Hobbies to try: stamp collecting, team sports, painting class, ceramics, pottery, book discussion groups, debate societies, Twitter parties, community theatre, cooking classes, or low-cost classes at your local community college.
Some of these hobbies pair nicely with our need to never stop learning.
3. Life-Long Learning Avocations
One of my former colleagues from Nevada recently posted a photo on Facebook of her 94-year-old aunt—who had just graduated from college! My friend’s aunt proves that we can learn new things, no matter what our age.
When we learn new skills about a subject that interests us, we refresh our minds and prevent ourselves from falling into the trap of predictability. Learning new information gives us new things to bring to the table.
As an introvert, I love having new information I can share in social situations. Making connections to people doesn’t come easy for me, so asking a group of people I’ve just met if any of them knows how to make crepes gives me something to talk about.
Hobbies to try: Learn a foreign language, take a class in building a website, learn Latin, earn a certificate in a skill that will enhance your career (Lynda.com has a wealth of classes), take a class in using Photoshop, learn how to identify birds.
Some of these hobbies pair nicely with our need to express our creativity.
4. Creative Avocations
I could spend (ok, I DO spend) hours watching and photographing wildlife (usually birds). Although I’ve never thought of myself as artistic, I recently realized that as created beings, we all have a creative spark within us.
Lessons help fan the spark into a flame. After taking a digital photography class, I rediscovered my passion for photography. During an outdoor school trip to Zion National Park, I remembered my desire to learn how to watercolor paint. When we exercise our creativity, we practice self-care because we tap into a part of ourselves that we often lose in the rush of everyday life.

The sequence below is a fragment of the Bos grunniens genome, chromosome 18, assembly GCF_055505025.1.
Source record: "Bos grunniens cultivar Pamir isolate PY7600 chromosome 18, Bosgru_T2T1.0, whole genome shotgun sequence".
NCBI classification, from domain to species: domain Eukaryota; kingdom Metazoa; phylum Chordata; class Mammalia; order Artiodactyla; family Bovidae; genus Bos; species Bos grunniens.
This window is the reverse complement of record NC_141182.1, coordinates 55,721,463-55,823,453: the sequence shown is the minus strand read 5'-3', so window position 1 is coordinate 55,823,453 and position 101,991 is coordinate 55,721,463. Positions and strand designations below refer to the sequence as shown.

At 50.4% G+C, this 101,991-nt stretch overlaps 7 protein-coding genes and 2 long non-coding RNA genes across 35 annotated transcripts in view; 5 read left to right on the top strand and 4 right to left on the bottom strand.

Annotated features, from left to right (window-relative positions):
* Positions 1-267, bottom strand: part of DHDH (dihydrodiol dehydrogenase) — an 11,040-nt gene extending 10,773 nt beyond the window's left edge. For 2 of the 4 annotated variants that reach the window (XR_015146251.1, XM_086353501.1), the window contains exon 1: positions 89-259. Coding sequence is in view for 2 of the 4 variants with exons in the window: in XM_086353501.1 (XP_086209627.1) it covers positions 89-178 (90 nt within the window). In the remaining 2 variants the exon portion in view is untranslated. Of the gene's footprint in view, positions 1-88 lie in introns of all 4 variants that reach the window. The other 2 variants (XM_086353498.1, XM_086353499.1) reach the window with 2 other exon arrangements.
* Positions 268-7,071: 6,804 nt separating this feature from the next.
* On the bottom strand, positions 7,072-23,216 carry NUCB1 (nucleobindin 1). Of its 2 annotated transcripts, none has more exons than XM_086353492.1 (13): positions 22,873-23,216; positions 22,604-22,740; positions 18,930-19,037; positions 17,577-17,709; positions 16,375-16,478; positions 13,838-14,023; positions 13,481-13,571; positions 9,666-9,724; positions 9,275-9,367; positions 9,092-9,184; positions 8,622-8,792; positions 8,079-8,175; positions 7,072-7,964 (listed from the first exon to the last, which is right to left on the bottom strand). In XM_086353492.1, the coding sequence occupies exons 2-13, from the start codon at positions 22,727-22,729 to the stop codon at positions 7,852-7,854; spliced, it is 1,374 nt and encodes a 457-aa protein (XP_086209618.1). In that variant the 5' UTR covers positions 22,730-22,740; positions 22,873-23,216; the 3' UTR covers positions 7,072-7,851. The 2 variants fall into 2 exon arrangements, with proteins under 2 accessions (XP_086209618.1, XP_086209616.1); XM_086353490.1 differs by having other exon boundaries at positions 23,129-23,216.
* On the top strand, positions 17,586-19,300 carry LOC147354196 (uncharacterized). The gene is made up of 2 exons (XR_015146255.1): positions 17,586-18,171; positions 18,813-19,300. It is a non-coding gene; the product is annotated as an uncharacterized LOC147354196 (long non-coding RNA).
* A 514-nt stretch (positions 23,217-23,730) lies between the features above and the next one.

Hobbies to try: baking, cake decorating, painting, photography, sketching, writing, blogging, poetry, sewing, crochet, knitting, origami, creating recipes, or learning to play an instrument.
Some of these hobbies pair nicely with our need to practice good mental health.
5. Mental Health and Self-Care Avocations
Have you ever thought of organization as a hobby? Me, neither. But I think it fits nicely into this category. I’ve discovered improved mental health from reducing the clutter in my life. This also elevates the drudgery of housekeeping into something more focused and enjoyable. I make a game out of organizing things and keeping them tidy.
You might also choose journaling as a mental-health avocation. Journaling helps me process events and think things through before I whine or complain to co-workers or family members. It gives me a healthier outlook on life, too.
I’ve discovered that using a planner has improved my mental health by lowering my stress levels. When I plan things out in advance, I avoid the stress of forgotten appointments, missed opportunities, and unrealized goals.
Hobbies to try: Planning systems (I love the Full-Focus Planner), journaling, support groups, Marie Kondo videos, listening to classical music, RC car racing or building, or any other avocation that helps relieve stress and flush your brain.
Just Find One!
While I never took up floral arranging as a regular hobby after the wedding, I have confidently prepared corsages and boutonnieres from grocery-story bouquets for countless students. Even if the activity you try never turns into a life-long hobby, at least you can say you’ve tried something new.Looking for a hobby? It doesn't have to be knitting. Check out these ideas for finding your avocation. #avocation #hobby #friendships Click To Tweet
Do you have a favorite (or unusual hobby)?